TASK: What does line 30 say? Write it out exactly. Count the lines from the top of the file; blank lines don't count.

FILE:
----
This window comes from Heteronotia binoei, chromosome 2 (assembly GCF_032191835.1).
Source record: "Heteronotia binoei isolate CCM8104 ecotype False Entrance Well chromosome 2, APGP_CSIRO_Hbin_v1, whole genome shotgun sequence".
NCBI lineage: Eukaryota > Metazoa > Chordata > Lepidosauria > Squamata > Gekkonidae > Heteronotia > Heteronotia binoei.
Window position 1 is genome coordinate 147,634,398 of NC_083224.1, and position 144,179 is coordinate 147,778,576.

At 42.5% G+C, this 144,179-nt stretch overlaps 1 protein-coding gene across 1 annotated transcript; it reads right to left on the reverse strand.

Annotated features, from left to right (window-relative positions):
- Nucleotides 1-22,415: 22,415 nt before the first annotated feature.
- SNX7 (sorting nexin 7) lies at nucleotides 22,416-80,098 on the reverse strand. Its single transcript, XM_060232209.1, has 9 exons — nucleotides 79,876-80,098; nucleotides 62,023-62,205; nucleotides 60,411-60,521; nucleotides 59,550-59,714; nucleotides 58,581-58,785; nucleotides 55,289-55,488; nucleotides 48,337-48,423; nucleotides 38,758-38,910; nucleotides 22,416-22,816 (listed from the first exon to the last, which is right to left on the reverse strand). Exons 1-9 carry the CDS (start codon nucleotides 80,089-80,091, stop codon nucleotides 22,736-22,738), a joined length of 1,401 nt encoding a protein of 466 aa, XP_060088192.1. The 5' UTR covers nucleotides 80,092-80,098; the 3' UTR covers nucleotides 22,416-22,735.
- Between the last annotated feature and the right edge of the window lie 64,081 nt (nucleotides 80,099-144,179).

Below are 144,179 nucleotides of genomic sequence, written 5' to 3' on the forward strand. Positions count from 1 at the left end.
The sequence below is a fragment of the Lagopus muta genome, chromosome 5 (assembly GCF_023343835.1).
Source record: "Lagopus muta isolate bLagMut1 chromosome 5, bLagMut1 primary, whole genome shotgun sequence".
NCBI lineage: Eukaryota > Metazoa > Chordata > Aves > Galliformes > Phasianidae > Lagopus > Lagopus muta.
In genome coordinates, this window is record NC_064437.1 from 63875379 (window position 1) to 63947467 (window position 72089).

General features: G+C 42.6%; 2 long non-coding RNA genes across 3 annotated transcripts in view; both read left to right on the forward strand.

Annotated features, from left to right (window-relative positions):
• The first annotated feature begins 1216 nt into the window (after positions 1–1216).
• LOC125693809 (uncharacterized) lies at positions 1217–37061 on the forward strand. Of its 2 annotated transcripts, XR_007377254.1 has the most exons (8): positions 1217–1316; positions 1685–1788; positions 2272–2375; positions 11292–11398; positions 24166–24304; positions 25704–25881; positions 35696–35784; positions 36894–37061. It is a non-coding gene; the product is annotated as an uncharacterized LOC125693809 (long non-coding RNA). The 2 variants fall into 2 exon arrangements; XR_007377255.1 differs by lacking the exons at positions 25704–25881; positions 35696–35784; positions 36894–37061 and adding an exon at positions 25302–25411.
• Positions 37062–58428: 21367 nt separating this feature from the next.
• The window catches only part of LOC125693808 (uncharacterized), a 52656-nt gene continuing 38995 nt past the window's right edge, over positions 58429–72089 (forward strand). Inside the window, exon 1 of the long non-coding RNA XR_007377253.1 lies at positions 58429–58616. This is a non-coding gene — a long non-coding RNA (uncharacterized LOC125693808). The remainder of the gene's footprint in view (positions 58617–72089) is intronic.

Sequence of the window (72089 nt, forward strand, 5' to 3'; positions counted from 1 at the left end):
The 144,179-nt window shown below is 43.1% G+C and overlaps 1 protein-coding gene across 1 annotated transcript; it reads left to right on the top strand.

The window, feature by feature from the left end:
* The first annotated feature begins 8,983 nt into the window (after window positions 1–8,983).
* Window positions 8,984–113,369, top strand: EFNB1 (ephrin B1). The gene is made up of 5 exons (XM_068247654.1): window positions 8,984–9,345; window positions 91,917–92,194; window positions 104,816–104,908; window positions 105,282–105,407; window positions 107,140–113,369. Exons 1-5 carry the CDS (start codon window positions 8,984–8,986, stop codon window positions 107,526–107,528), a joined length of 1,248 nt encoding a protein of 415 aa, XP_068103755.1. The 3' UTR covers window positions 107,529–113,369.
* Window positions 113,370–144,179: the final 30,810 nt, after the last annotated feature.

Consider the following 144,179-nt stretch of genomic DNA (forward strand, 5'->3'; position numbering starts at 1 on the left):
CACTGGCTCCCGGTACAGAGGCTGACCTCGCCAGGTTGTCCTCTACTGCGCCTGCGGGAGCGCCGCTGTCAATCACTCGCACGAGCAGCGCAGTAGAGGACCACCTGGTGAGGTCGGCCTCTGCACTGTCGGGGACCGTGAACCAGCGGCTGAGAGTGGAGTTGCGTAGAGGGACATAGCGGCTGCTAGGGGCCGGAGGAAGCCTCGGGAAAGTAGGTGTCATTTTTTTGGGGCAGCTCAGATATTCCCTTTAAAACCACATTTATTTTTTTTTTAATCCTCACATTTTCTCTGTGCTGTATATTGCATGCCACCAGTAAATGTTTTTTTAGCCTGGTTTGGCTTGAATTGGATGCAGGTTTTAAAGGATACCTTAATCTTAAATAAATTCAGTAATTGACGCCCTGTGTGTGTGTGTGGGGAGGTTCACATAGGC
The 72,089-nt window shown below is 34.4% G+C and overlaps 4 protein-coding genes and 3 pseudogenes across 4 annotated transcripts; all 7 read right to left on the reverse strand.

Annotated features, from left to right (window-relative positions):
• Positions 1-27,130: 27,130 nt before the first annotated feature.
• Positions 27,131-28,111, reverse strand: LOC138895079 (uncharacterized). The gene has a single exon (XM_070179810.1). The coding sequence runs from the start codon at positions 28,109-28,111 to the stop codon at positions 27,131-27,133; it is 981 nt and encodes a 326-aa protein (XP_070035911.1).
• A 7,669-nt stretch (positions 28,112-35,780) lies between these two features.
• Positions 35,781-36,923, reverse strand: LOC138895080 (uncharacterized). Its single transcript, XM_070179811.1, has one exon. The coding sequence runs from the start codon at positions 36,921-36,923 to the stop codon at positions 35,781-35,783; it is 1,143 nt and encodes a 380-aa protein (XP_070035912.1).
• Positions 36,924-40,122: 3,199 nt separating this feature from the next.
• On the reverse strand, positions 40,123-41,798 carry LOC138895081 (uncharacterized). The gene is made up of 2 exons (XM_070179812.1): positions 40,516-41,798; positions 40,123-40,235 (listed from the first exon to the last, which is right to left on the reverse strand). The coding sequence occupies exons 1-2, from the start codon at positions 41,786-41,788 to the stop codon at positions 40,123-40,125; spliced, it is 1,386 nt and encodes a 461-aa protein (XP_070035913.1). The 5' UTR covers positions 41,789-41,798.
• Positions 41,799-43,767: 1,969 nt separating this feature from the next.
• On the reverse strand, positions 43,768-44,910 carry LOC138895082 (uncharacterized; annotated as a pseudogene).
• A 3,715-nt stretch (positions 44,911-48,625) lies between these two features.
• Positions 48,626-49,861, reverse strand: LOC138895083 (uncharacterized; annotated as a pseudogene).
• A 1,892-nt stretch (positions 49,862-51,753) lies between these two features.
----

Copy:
Annotated features, from left to right (window-relative positions):